5. Pour in 5 cups of water, the rice and salt and bring to a boil. Lower the heat and simmer for 15 minutes, or until the water is slightly starchy from the rice. Using tongs, remove the lemongrass and discard. Add the marinated shrimp with their juice and the cabbage and simmer for 3 to 5 minutes, or until the shrimp are pink and the cabbage leaves have wilted. Remove the pot from the heat and stir in the cilantro. Ladle the soup into the serving bowls and garnish with scallions.
The third and final recipe I tried was Nori-Wrapped Sole:
Makes 4 servings
2 ½ pounds lemon sole fillets
¼ cup lemon juice
¾ tablespoon chopped fresh thyme
1 teaspoon sea salt
9 sheets toasted nori
2 tablespoons extra virgin olive oil
1 tablespoon butter
4 lemon wedges
1. Place fillet squares side by side in a long baking pan. Pour the lemon juice on top and sprinkle with the thyme and the salt. Marinate for 15 minutes.
2. Place a strip of nori on a cutting board. Put a fish square on the end of the nori closest to you. Quickly roll up the fish in the nori until you reach the end of the strip. Set the roll seam side down on a large plate. Repeat for each piece of fish.
3. Heat the oil and butter on low heat fro 20 seconds. Put 7 or 8 pieces of fish in the oil, seam side down. (Placing them seam side down helps the nori stick and form a tight seal.) Cook gently on low heat for 5 minutes, until the nori on the bottom is dark green-black and crispy. Flip it over with the spatula. Cover the skillet for 3 minutes to finish the cooking. The fish bundles will puff up slightly and the nori will look taut. Drain briefly on paper towels. Serve with a slight sprinkle of sea salt and a lemon wedge.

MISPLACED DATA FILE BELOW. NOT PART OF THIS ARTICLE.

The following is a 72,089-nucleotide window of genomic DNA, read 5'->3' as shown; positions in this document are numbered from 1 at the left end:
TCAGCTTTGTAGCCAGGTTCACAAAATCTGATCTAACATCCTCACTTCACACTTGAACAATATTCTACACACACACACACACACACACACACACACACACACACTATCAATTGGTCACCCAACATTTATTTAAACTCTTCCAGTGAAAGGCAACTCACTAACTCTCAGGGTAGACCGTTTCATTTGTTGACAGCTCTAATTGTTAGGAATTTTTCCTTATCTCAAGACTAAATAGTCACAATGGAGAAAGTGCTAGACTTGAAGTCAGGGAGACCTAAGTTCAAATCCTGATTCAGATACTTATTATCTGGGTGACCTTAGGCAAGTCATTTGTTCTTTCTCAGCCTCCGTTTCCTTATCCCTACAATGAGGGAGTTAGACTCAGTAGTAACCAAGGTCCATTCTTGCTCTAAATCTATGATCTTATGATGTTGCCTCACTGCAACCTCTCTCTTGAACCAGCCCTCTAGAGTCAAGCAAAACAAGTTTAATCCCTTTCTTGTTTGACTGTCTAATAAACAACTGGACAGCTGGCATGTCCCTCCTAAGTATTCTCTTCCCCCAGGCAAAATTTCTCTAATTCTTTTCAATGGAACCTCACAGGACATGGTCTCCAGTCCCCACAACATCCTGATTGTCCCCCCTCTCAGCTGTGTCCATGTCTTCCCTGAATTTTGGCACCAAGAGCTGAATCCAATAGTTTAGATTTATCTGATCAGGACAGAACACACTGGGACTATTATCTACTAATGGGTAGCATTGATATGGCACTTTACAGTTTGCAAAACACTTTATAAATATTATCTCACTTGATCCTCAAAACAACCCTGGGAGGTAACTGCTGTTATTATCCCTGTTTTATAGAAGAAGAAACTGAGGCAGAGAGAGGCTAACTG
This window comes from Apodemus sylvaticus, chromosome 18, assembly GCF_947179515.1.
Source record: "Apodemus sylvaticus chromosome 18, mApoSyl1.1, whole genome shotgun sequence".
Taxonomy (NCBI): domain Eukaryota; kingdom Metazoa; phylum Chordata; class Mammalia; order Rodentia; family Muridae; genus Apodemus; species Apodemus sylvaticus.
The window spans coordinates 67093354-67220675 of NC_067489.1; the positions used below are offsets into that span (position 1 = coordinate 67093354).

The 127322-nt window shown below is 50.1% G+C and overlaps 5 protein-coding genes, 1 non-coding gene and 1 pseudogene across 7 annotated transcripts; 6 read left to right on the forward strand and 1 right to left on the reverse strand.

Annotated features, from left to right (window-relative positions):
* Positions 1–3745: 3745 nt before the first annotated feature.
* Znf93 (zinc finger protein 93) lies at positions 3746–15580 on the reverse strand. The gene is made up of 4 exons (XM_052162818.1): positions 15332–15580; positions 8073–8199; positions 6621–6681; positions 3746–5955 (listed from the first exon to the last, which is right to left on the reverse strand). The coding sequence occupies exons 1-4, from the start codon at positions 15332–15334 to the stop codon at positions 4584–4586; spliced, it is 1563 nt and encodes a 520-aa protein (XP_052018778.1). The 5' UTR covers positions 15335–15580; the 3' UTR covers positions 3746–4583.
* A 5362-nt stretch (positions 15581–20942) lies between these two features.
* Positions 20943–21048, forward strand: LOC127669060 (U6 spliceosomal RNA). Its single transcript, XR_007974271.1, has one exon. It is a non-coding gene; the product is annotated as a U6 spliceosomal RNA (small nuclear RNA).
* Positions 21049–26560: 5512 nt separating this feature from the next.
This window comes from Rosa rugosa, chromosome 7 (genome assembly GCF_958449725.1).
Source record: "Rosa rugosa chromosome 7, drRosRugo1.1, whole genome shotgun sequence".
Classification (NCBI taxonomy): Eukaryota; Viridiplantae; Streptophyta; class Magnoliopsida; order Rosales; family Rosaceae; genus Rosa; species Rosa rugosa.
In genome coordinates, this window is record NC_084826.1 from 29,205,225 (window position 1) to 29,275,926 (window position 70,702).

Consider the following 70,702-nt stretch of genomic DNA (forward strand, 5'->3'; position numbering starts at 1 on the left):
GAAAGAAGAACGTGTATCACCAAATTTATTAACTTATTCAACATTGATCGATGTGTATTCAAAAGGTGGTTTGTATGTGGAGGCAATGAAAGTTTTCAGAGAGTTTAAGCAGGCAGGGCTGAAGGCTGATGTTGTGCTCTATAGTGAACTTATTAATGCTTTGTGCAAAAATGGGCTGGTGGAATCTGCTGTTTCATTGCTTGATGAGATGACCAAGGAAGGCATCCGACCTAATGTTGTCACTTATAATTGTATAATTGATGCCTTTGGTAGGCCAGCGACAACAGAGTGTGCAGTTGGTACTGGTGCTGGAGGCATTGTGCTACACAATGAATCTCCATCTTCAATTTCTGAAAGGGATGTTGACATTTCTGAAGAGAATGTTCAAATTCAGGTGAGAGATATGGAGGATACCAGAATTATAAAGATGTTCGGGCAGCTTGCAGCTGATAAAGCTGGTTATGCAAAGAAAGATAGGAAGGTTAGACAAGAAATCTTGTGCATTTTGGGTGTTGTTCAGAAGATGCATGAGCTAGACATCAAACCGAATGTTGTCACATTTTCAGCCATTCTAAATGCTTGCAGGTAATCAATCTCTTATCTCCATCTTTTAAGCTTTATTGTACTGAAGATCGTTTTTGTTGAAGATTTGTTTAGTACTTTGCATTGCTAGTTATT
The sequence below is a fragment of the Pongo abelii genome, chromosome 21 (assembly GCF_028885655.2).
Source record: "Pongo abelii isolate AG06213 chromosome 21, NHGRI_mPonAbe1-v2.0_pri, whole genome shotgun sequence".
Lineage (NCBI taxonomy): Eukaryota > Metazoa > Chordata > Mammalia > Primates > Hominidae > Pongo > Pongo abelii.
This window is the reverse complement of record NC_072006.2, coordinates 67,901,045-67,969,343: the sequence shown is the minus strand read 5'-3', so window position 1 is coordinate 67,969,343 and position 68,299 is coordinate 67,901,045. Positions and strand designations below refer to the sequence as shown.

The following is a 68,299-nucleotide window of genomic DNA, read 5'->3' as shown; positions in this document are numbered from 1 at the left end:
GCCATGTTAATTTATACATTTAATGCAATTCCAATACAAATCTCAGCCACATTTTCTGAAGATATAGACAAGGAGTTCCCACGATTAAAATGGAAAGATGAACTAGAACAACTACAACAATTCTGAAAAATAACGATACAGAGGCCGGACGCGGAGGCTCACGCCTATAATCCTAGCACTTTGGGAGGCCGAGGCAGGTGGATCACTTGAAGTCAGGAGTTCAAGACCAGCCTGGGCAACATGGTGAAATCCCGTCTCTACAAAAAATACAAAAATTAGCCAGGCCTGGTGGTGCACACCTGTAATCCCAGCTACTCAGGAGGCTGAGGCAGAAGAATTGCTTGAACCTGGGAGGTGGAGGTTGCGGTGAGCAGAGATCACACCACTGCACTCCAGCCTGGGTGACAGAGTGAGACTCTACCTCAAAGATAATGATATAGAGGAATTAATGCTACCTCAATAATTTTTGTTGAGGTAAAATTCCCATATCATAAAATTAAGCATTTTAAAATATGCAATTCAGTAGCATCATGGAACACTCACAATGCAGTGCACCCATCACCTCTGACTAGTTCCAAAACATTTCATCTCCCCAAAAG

All recipes were easy to make and delicious! The only problem I had was identifying the types of seaweed sold in the grocery store and when I asked for assistance in identifying which was the wakame and which was the arame, no one seemed to know either. So I’m hoping I used the right choices going from the book’s pictures and reference for my recipes.
In addition to the above three recipes, you can find more recipes using edible seaweed for some everyday dishes. There’s arame-suffed eggplants, smoked dulce and goat cheese salad, sea vegetable caesar salad, sea palm chicken salad with roasted garlic, sweet arame over baby artichokes, and crispy rice treats to name a few.
Whatever your taste may be, I’m sure you can find a recipe to add edible seaweed to in this book. Enjoy!